Oil? What oil?

I had to do it. I had to see for myself the damage inflicted by the infamous oil spill on my beloved gulf beaches.

Gulf Shores and Orange Beach, Alabama, an island at the northernmost tip of the Gulf of Mexico, is where I lifted the curtain to take a peek.

You know the place: where Jimmy Buffet played his benefit concert, the one that was televised on CMT. Where tens of thousands of families come for their annual summer vacations to soak up sun on 32 miles of beaches. Where fishermen, golfers and nature lovers migrate to enjoy 400,000 acres of protected lakes, rivers and bayous.

I knew this popular destination had taken a hit this summer. Even today, six months after the fact, googling “oil spill” provides 52 million possibilities.

So I braced myself for the worst. After all, the sand on Gulf Shore beaches is as white as a newborn’s bottom and as soft as the baby powder that’s applied during diaper changes. Any oil, blobs or balls, would definitely stand out.

But when I checked into my luxury condo on Gulf Shores East Beach and looked out over the horizon, the sand looked as pure and pristine as ever. When I walked along the shore to the pier, the sand still looked like snow. In fact, the only hint of oil I could find was the notice on the foot bridge asking me to please respect the condo carpets by checking for signs of telltale oil.

“The oil spill didn’t do half the damage as the inaccurate media reports,” says Kim Chapman, PR manager for the tourist destination. “Our summer, our peak season, was off by 30 percent.”

And this is a place accustomed to natural disasters. Gulf Shores’ website, in fact, hosts a dormant “crisis” page, usually hidden, but ready when hurricanes strike or, in the case of this summer, oil rigs explode. This summer while America looked helplessly on, Chapman and colleagues provided up-to-date daily reports at www.thebeachfacts.com.

The main fact they should broadcast to America now is there has never been a better time to score a bargain at Gulf Shores. Needless to say, business this summer was way down. And to make up for lost time, everything from condos to excursions are going for a song.

Condos can be rented at two-thirds their normal rates. Concerts with such big names as Bon Jovi (October 15) and Brad Paisley (October 17) are free. And best of all? Gulf Shores and Orange Beach is still as beautiful and inspiring as ever.

While there, I visited Bon Secour National Wildlife Preserve where 80-year-old Chan West gives barefoot tours along the preserve’s two-mile path through palmettos, live oaks and Spanish moss. Walking past Gator Lake and Little Lagoon, West slyly names off both the common and Latin names for the vegetation, the 370 types of migratory birds, the nesting sea turtles and the endangered sea mouse. In fact, it was the sea mouse that convinced locals to preserve this coastal dune ecosystem back in 1980, soon after Jack Nicklaus knocked on West’s mother’s back door.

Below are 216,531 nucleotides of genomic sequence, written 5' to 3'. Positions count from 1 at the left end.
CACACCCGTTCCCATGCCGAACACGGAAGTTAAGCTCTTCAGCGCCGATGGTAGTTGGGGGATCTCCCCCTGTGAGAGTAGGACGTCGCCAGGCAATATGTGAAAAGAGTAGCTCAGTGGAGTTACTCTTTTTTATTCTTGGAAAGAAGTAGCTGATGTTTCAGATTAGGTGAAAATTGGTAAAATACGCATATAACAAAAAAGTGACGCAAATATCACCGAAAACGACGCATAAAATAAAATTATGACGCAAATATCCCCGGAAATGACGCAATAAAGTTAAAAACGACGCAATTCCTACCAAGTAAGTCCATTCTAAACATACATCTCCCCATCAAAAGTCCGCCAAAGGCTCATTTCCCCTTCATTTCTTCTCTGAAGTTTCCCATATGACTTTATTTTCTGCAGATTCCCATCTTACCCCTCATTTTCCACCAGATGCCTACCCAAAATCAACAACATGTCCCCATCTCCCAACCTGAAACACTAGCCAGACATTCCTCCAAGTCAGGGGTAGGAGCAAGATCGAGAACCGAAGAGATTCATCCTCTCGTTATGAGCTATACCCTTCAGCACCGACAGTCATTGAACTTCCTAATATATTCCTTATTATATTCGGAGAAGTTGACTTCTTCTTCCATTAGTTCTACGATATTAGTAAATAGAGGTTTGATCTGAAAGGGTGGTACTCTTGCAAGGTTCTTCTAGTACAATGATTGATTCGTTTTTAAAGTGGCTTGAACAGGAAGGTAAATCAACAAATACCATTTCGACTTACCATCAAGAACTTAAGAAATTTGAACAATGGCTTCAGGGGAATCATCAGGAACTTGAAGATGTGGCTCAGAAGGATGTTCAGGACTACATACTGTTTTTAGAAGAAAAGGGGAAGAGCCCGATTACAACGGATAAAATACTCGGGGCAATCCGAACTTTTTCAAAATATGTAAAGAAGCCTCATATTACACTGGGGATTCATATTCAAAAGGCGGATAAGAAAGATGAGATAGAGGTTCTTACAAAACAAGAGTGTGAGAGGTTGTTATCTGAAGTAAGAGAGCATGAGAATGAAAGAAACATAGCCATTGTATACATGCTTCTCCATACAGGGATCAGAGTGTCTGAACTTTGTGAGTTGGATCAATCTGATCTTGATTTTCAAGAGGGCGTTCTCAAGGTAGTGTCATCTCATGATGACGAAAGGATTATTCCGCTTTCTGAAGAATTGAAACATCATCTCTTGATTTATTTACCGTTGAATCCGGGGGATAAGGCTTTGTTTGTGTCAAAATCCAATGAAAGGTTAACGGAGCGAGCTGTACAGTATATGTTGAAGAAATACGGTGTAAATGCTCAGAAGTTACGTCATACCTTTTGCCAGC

Another highlight was Cetacean Cruises’ ecocruise led by Captain Bill Mitchell. A former waterski champion, Captain Bill is not only extremely knowledgeable about dolphins (he knows the 30 or so members of the resident pod by name), but he’s a great advocate for marine protection. After the spill, he worked with National Oceanic and Atmospheric Administration (NOAA) to monitor the dolphins and other marine life.

His fleet includes a 40-foot glass bottom pontoon boat and a 52-foot catamaran. After spending an hour communing and photographing the dolphins (Captain Bill knew just where to point the cameras), we headed into a deserted swamp where we saw osprey, Great Blue Herons, Great White Egrets and alligator flag, so named because its presence indicates the presence of alligators. While cruising by the boat dock of a homeowner whose three dogs came to greet us, we heard this call:

“Hey Captain Bill,” said the homeowner who was standing on his docked boat. “What do you think of their plan to build homes back here?”

Without waiting for an answer, he went on: “Well, they can’t do it now. I just bought it.”

Our entire boat hooted and cheered, elated that this magical bayou would be saved.

I also kayaked with Chris Nelson of Alabama Kayak Adventures, and drank foo-food drinks at both Lulu’s (Jimmy Buffet’s sister, Lucy, owns this amazing indoor/outdoor restaurant/concert venue that has the motto “Where life is good and lunch lasts forever.”) and The Hangout, a beachside restaurant that reminded me of a cruise ship.

It has pingpong tables, sand mountains for kids to climb, crazy games like limbo and a 15-foot wishing wall. Guests are invited to jot down wishes on pastel slips of paper, roll them into scrolls and slide them into the slots on the wall. It reminded me of a giant Lite Brite, the toy of choice for most first-graders.

While I certainly don’t want to jinx anything, I will give this hint: my wish had something to do with hoping this enchanting place in southern Alabama will rebound with grace and will still be around so my grandkids and great grandkids can build sandcastles on Gulf Shore Beaches and kayak through sea oats and get to know Captain Bill’s dolphins by name.

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